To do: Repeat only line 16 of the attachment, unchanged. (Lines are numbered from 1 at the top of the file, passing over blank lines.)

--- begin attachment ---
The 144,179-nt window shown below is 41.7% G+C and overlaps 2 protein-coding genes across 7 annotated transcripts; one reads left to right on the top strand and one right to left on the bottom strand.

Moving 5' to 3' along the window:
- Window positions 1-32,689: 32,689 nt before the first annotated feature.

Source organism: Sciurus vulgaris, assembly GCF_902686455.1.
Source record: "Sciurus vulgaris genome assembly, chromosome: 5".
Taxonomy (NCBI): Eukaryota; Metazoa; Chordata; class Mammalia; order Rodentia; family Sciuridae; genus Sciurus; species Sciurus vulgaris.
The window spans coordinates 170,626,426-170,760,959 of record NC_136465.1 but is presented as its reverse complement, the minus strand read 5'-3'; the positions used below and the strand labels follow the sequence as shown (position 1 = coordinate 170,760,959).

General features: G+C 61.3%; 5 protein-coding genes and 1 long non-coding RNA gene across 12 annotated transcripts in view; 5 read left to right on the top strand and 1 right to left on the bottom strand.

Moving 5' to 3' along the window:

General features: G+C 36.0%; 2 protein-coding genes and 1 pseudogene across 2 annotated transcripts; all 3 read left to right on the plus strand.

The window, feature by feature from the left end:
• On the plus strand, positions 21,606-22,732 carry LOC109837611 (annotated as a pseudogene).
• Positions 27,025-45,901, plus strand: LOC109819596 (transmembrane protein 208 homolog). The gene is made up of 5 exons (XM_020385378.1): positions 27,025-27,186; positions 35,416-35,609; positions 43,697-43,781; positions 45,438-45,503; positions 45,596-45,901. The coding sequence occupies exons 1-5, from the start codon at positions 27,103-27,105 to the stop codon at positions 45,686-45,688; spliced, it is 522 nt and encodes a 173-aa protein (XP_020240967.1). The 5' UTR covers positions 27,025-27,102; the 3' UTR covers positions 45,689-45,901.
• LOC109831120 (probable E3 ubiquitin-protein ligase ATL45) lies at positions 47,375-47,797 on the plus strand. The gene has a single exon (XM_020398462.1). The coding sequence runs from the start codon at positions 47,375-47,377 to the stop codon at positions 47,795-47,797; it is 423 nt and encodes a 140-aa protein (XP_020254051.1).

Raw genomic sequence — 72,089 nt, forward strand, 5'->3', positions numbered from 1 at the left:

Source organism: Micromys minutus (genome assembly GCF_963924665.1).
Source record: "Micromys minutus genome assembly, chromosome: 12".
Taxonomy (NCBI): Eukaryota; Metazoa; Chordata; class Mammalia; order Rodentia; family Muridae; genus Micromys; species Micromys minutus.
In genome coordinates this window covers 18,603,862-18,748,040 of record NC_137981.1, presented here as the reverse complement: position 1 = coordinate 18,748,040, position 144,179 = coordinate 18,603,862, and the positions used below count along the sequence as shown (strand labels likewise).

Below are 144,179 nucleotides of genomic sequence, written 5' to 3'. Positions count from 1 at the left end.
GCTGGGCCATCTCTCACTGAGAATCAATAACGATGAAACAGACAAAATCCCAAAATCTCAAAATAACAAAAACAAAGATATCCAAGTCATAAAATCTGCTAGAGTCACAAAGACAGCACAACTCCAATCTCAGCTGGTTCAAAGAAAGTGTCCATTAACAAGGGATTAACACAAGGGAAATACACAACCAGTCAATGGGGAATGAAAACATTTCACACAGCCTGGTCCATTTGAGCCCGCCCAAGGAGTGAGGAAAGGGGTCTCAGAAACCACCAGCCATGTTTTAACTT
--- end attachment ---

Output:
Source organism: Micromys minutus (genome assembly GCF_963924665.1).